Where there are fish, there are tales
Arianna Nash, 15, watches her sister Sophia, 8, climb aboard a brand new boat for a day of fishing with C.A.S.T. for Kids volunteers. The nonprofit organizes annual fishing trips to get kids with special needs or disabilities on the water.
"I love fishing!" shouts Tanner Sams, running to catch up to his friend Luke Olsen, youth leader at Mountain View Church. Volunteers prepare tackle boxes, T-shirts and fishing poles for a day of fishing organized by C.A.S.T. for Kids.
Tanner Sams, 12, illustrates how big a "monster fish" is on his friend's arm before heading to the water for a C.A.S.T for Kids day of fishing.
From left, Quinn, Riley and Kate Gothner settle into Cameron Bandy's boat for a day of fishing near Q'emiln Park on Sunday.
Staff Writer | September 11, 2023 1:06 AM
Volunteers hoped to give kids the time of their lives at the Catch a Special Thrill, or C.A.S.T. for Kids, one-day fishing event Sunday in Q’emiln Park.
“It’s just a fun thing for the kids,” said Michael Quinn, commandant at the Pappy Boyington Detachment Marine Corps League. “I mean you look at the excitement. They don’t get to do stuff like this, and that’s what we’re here for.”
The league was a sponsor for this year’s fishing trip that pairs children with disabilities or special needs to volunteers with boats. The nonprofit C.A.S.T. gives kids a fishing pole, life vest, tackle box and T-shirt. Then boaters and fishermen take them out on the water to catch fish and a few tales.
“Last year, I caught the biggest salad!” Tracy Sams said.
Tracy, 10, has arthrogryposis, which limits the use of her arms and legs. She uses her chin and mouth to reel in the line. Last year, she brought her motorized wheelchair onboard a pontoon boat, but this year she didn’t need it. She hoped to catch a fish, like her very lucky brother, Tanner Sams, 13.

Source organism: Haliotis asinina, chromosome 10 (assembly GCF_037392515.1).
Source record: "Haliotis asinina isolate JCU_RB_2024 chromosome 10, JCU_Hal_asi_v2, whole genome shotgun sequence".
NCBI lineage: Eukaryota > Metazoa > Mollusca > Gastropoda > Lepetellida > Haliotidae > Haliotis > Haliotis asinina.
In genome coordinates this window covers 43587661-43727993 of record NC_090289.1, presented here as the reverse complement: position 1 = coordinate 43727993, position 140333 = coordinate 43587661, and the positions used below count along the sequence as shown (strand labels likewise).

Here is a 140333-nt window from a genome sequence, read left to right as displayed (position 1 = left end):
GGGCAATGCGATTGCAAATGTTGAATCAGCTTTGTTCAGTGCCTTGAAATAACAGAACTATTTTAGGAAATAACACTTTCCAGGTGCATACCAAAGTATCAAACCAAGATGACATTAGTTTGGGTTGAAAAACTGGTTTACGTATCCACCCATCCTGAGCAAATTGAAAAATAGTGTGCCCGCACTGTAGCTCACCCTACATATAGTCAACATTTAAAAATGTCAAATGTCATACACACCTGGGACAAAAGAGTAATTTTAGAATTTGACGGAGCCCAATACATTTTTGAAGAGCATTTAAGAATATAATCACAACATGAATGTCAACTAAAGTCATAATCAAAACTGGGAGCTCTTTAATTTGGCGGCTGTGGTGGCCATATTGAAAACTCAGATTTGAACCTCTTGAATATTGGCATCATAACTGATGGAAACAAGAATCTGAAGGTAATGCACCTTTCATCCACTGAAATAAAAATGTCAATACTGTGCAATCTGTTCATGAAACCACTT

“Last year, I caught two monster fish!” he said.
A monster fish is a specific size, which Tanner illustrated on his friend’s arm by measuring from past his fingertips to past his elbow.
This year, Tanner caught three fish by 9 a.m., one a monster fish, with Lakeland Middle School Principal and volunteer Harrison Bertsh.
It was the third annual C.A.S.T event in North Idaho, and the Samses' third year participating.
Tanner’s story is that he catches a fish every year, and Bertsh, who fishes with Tanner each year, tells the same fish tales.
To prove it, the pair brought a monster fish back to the dock to show off and wave around for everyone to see, with Tanner shouting to his sister with glee.
“You develop those relationships,” Quinn said. “And that’s what’s really good about a lot of this, especially for a lot of these kids. They look forward to it every year.”
Tanner and Tracy love the opportunity, which they don’t usually get. Their mother, Marri Sams, is allergic to fish and can’t touch them.
Arianna Nash, 15, and her sister, Sophia Nash, 8, lit up as they talked about the fun time they had.
“She got two rainbow trout, while I got like eight different catfish,” Arianna said, pointing to her sister. “I would go cast and I would reel in one of the biggest catfish. Because it was like a 10 or 15-pound catfish.”
Even if people didn’t catch anything, everyone had something to celebrate. Kids got to drive the boats or bait hooks, and volunteers celebrated with each child as they caught a fish.
Boaters announced every catch over a radio to organizers on shore. They tallied fish and announced them on a loudspeaker.
When everyone came back to shore for lunch, they received a plaque with their picture on it and an award, including one for the biggest salad.
“That’s what it’s about,” Quinn said. “It’s developing those memories and those fun times. Because they’ve got so many other things going on that aren’t so much fun.”
Quinn passed out refreshments on shore and told fish tales while children fished with his league’s Sr. Vice Commandant Dennis Dodd.
“Last year, Dennis had a girl on his boat,” Quinn said. “He would cast it out there and get the hit, and she’d start pulling in. As soon as she saw the fish, she’d let go of the pole. He lost three poles in the river there.”
But not all is lost or washed away in the river.
“Once they all come in you’ll hear some great stories as they’re walking around, about what happened out there,” Quinn said. “It’s something that will always be special. They’ll always remember it fondly and that’s the key.”